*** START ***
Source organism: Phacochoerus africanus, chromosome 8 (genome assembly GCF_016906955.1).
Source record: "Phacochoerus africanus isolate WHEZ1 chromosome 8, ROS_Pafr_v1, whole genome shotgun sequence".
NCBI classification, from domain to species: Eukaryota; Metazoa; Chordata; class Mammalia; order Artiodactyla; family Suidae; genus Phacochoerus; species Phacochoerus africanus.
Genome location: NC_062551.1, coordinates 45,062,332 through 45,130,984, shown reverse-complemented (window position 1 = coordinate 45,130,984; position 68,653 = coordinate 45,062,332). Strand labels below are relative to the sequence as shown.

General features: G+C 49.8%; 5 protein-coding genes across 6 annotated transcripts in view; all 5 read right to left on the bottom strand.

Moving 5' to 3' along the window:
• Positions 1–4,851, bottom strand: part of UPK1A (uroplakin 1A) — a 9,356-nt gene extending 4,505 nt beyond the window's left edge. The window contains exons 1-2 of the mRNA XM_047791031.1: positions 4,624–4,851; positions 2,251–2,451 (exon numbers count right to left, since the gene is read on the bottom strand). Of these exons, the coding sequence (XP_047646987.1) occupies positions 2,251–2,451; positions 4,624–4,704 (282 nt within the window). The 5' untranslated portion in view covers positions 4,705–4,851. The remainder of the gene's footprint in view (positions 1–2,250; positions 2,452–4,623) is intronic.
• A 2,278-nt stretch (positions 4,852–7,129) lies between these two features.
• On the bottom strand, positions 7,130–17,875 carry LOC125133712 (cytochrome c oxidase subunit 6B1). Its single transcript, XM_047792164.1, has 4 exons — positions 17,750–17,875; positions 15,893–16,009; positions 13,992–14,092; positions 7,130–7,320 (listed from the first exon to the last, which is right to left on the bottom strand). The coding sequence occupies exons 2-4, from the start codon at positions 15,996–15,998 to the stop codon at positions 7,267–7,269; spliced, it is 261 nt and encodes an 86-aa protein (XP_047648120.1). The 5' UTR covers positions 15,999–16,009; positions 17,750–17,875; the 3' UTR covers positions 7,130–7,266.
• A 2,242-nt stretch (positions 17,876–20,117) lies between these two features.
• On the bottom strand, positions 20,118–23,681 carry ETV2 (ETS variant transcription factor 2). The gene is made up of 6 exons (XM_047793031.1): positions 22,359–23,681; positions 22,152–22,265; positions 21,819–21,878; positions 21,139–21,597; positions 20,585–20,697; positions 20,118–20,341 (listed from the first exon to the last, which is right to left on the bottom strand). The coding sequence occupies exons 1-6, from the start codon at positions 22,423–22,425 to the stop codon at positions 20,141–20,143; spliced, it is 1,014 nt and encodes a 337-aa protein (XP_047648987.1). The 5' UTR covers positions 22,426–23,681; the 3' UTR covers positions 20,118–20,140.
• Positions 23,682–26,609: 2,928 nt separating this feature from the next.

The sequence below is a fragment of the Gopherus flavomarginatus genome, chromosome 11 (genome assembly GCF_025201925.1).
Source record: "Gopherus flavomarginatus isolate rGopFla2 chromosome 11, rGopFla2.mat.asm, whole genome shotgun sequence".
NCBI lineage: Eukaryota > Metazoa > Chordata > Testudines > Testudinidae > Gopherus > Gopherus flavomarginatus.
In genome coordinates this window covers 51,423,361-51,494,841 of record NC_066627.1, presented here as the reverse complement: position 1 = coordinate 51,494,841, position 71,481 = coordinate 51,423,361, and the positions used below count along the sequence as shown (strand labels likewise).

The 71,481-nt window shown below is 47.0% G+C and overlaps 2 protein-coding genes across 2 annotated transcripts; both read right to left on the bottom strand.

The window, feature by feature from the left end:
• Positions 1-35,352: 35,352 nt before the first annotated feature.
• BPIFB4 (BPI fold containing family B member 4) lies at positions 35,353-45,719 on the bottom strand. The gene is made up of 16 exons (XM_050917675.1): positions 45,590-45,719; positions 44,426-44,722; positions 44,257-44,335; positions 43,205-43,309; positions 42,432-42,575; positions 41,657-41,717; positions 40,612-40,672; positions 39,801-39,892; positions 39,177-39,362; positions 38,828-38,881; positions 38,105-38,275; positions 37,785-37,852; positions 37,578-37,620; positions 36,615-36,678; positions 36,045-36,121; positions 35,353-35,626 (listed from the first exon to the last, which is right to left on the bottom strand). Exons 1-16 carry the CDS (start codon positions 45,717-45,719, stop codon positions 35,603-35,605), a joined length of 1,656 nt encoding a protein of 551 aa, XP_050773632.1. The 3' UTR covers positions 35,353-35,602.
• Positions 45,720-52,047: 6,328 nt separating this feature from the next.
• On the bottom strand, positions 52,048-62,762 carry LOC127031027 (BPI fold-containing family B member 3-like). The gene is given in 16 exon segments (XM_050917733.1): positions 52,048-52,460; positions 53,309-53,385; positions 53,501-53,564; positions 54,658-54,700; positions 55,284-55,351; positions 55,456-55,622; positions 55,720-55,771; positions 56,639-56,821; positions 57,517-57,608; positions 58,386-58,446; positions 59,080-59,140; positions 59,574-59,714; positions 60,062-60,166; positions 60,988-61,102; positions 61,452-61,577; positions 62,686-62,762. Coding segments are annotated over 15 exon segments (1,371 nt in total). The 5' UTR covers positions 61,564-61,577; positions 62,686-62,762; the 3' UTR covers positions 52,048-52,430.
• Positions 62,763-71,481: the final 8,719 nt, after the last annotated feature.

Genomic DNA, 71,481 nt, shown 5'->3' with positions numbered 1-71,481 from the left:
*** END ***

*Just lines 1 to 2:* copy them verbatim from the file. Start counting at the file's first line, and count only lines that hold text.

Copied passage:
Source organism: Phacochoerus africanus, chromosome 8 (genome assembly GCF_016906955.1).
Source record: "Phacochoerus africanus isolate WHEZ1 chromosome 8, ROS_Pafr_v1, whole genome shotgun sequence".